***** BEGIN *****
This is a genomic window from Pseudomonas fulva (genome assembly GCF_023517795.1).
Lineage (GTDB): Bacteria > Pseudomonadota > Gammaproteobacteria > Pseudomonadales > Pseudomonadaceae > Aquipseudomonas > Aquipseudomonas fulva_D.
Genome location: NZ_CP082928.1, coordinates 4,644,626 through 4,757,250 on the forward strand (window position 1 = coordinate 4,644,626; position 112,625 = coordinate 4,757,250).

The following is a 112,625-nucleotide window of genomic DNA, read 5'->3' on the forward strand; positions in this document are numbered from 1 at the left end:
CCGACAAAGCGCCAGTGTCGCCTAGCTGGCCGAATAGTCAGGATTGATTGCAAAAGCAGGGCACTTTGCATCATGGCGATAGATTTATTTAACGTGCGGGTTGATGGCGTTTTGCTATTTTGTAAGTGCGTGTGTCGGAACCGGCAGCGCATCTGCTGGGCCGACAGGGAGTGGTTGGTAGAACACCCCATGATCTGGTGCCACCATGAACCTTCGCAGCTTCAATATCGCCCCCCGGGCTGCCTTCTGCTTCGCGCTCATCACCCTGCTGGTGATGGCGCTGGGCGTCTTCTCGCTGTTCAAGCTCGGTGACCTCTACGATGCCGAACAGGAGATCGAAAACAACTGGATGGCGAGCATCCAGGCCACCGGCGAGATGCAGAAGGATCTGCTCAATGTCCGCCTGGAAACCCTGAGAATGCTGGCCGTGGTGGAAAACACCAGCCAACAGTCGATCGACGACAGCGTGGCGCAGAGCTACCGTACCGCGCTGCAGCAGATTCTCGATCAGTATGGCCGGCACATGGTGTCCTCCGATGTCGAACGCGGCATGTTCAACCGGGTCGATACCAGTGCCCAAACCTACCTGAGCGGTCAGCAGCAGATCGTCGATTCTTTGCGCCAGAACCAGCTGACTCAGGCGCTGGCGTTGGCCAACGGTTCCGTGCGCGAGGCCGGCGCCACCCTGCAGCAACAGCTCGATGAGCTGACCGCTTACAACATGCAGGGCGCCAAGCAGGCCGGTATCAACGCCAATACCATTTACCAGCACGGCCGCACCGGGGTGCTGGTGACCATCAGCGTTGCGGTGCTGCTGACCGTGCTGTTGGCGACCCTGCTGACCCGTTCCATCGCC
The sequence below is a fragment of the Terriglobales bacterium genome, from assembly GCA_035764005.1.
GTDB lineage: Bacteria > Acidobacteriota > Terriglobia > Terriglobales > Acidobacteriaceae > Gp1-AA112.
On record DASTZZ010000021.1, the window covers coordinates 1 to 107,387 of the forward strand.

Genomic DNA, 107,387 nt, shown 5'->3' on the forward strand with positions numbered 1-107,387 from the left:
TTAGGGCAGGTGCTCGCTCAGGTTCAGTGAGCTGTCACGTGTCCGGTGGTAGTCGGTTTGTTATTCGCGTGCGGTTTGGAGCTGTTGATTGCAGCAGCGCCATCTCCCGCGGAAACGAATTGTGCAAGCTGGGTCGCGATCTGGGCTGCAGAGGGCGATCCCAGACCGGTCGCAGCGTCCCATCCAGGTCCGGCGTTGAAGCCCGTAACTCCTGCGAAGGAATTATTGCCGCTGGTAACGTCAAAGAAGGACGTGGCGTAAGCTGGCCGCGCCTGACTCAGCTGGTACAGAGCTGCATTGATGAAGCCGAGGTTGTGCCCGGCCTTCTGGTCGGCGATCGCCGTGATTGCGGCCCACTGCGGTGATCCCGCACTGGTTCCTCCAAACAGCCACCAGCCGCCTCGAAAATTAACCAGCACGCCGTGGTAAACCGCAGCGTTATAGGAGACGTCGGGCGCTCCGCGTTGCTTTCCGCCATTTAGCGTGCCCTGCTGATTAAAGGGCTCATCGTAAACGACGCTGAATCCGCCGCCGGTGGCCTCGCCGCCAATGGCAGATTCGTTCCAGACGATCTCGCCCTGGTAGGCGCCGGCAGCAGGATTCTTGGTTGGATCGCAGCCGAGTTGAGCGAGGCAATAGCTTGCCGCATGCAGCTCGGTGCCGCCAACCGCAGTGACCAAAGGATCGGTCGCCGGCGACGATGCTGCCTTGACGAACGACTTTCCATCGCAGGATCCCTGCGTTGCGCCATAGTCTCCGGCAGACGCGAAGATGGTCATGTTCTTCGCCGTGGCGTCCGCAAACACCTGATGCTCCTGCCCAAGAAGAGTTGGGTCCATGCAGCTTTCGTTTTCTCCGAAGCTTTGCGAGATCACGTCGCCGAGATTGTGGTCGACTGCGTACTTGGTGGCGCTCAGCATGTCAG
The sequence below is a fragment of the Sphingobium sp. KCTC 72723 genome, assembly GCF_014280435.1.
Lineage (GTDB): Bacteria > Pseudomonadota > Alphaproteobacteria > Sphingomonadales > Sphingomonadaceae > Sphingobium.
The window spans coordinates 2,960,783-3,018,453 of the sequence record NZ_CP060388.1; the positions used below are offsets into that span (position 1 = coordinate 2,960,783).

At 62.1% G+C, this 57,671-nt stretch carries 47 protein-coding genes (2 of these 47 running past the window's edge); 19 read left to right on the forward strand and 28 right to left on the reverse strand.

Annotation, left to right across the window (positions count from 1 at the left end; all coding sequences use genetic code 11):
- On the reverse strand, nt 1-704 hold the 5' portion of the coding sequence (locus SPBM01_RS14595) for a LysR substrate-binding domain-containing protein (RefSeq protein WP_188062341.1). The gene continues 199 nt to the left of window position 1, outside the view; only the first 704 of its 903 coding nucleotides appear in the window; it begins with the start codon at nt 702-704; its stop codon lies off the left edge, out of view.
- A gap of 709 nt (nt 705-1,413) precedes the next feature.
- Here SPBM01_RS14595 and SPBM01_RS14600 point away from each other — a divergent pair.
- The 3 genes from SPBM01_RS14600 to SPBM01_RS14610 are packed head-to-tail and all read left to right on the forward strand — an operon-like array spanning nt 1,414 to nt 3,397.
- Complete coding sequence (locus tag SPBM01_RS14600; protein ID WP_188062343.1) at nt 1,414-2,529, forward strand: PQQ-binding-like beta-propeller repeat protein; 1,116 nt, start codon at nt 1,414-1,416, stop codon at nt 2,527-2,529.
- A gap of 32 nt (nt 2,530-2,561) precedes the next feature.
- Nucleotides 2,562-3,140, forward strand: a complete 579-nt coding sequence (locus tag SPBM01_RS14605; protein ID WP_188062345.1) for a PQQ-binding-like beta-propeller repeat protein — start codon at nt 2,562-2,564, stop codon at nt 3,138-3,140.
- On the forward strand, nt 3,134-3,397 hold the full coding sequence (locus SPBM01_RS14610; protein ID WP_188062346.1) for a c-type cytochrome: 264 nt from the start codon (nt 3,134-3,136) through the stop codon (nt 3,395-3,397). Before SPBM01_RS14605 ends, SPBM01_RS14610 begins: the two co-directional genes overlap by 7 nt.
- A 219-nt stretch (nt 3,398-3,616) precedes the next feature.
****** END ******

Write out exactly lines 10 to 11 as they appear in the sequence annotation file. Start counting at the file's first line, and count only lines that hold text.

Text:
TTAGGGCAGGTGCTCGCTCAGGTTCAGTGAGCTGTCACGTGTCCGGTGGTAGTCGGTTTGTTATTCGCGTGCGGTTTGGAGCTGTTGATTGCAGCAGCGCCATCTCCCGCGGAAACGAATTGTGCAAGCTGGGTCGCGATCTGGGCTGCAGAGGGCGATCCCAGACCGGTCGCAGCGTCCCATCCAGGTCCGGCGTTGAAGCCCGTAACTCCTGCGAAGGAATTATTGCCGCTGGTAACGTCAAAGAAGGACGTGGCGTAAGCTGGCCGCGCCTGACTCAGCTGGTACAGAGCTGCATTGATGAAGCCGAGGTTGTGCCCGGCCTTCTGGTCGGCGATCGCCGTGATTGCGGCCCACTGCGGTGATCCCGCACTGGTTCCTCCAAACAGCCACCAGCCGCCTCGAAAATTAACCAGCACGCCGTGGTAAACCGCAGCGTTATAGGAGACGTCGGGCGCTCCGCGTTGCTTTCCGCCATTTAGCGTGCCCTGCTGATTAAAGGGCTCATCGTAAACGACGCTGAATCCGCCGCCGGTGGCCTCGCCGCCAATGGCAGATTCGTTCCAGACGATCTCGCCCTGGTAGGCGCCGGCAGCAGGATTCTTGGTTGGATCGCAGCCGAGTTGAGCGAGGCAATAGCTTGCCGCATGCAGCTCGGTGCCGCCAACCGCAGTGACCAAAGGATCGGTCGCCGGCGACGATGCTGCCTTGACGAACGACTTTCCATCGCAGGATCCCTGCGTTGCGCCATAGTCTCCGGCAGACGCGAAGATGGTCATGTTCTTCGCCGTGGCGTCCGCAAACACCTGATGCTCCTGCCCAAGAAGAGTTGGGTCCATGCAGCTTTCGTTTTCTCCGAAGCTTTGCGAGATCACGTCGCCGAGATTGTGGTCGACTGCGTACTTGGTGGCGCTCAGCATGTCAG
The sequence below is a fragment of the Sphingobium sp. KCTC 72723 genome, assembly GCF_014280435.1.